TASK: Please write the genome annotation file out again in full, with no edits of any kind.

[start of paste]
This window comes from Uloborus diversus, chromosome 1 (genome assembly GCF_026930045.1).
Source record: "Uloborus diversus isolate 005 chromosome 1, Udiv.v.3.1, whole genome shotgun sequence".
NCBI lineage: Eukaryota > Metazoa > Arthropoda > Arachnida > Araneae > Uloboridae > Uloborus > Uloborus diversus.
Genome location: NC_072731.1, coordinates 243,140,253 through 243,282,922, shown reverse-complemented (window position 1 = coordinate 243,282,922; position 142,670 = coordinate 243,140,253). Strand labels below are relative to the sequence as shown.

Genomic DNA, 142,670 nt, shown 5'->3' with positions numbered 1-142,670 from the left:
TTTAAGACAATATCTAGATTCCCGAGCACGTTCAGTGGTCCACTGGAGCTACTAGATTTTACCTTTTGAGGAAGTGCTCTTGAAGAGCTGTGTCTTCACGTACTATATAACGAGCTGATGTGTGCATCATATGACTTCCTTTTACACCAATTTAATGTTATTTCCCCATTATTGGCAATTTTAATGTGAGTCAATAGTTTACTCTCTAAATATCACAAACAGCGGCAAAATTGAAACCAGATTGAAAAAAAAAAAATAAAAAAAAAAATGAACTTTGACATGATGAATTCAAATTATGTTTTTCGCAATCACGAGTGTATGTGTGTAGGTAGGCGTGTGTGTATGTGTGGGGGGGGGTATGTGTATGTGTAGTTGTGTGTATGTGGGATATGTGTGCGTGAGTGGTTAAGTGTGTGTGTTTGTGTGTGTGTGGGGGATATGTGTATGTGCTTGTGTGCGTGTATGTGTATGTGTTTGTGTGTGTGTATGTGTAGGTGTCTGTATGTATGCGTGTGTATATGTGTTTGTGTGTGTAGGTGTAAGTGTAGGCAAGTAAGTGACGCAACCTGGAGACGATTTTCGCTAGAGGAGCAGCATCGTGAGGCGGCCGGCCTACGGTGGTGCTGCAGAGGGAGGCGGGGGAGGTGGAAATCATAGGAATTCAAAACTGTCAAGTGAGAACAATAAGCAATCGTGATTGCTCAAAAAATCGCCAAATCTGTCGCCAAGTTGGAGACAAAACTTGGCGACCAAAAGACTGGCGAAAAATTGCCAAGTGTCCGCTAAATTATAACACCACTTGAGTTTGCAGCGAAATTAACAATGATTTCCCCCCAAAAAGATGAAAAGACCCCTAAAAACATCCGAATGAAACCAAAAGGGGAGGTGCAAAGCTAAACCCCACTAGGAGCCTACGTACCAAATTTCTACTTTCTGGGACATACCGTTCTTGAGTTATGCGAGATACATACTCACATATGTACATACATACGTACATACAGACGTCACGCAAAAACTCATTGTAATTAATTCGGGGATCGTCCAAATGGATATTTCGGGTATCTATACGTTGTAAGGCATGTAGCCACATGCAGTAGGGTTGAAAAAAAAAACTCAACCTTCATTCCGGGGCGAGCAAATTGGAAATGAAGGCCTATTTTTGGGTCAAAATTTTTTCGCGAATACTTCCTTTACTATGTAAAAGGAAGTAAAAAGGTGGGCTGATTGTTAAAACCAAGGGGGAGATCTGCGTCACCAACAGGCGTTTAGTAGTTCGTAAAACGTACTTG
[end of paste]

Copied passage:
This window comes from Uloborus diversus, chromosome 1 (genome assembly GCF_026930045.1).
Source record: "Uloborus diversus isolate 005 chromosome 1, Udiv.v.3.1, whole genome shotgun sequence".
NCBI lineage: Eukaryota > Metazoa > Arthropoda > Arachnida > Araneae > Uloboridae > Uloborus > Uloborus diversus.
Genome location: NC_072731.1, coordinates 243,140,253 through 243,282,922, shown reverse-complemented (window position 1 = coordinate 243,282,922; position 142,670 = coordinate 243,140,253). Strand labels below are relative to the sequence as shown.

Genomic DNA, 142,670 nt, shown 5'->3' with positions numbered 1-142,670 from the left:
TTTAAGACAATATCTAGATTCCCGAGCACGTTCAGTGGTCCACTGGAGCTACTAGATTTTACCTTTTGAGGAAGTGCTCTTGAAGAGCTGTGTCTTCACGTACTATATAACGAGCTGATGTGTGCATCATATGACTTCCTTTTACACCAATTTAATGTTATTTCCCCATTATTGGCAATTTTAATGTGAGTCAATAGTTTACTCTCTAAATATCACAAACAGCGGCAAAATTGAAACCAGATTGAAAAAAAAAAAATAAAAAAAAAAATGAACTTTGACATGATGAATTCAAATTATGTTTTTCGCAATCACGAGTGTATGTGTGTAGGTAGGCGTGTGTGTATGTGTGGGGGGGGGTATGTGTATGTGTAGTTGTGTGTATGTGGGATATGTGTGCGTGAGTGGTTAAGTGTGTGTGTTTGTGTGTGTGTGGGGGATATGTGTATGTGCTTGTGTGCGTGTATGTGTATGTGTTTGTGTGTGTGTATGTGTAGGTGTCTGTATGTATGCGTGTGTATATGTGTTTGTGTGTGTAGGTGTAAGTGTAGGCAAGTAAGTGACGCAACCTGGAGACGATTTTCGCTAGAGGAGCAGCATCGTGAGGCGGCCGGCCTACGGTGGTGCTGCAGAGGGAGGCGGGGGAGGTGGAAATCATAGGAATTCAAAACTGTCAAGTGAGAACAATAAGCAATCGTGATTGCTCAAAAAATCGCCAAATCTGTCGCCAAGTTGGAGACAAAACTTGGCGACCAAAAGACTGGCGAAAAATTGCCAAGTGTCCGCTAAATTATAACACCACTTGAGTTTGCAGCGAAATTAACAATGATTTCCCCCCAAAAAGATGAAAAGACCCCTAAAAACATCCGAATGAAACCAAAAGGGGAGGTGCAAAGCTAAACCCCACTAGGAGCCTACGTACCAAATTTCTACTTTCTGGGACATACCGTTCTTGAGTTATGCGAGATACATACTCACATATGTACATACATACGTACATACAGACGTCACGCAAAAACTCATTGTAATTAATTCGGGGATCGTCCAAATGGATATTTCGGGTATCTATACGTTGTAAGGCATGTAGCCACATGCAGTAGGGTTGAAAAAAAAAACTCAACCTTCATTCCGGGGCGAGCAAATTGGAAATGAAGGCCTATTTTTGGGTCAAAATTTTTTCGCGAATACTTCCTTTACTATGTAAAAGGAAGTAAAAAGGTGGGCTGATTGTTAAAACCAAGGGGGAGATCTGCGTCACCAACAGGCGTTTAGTAGTTCGTAAAACGTACTTG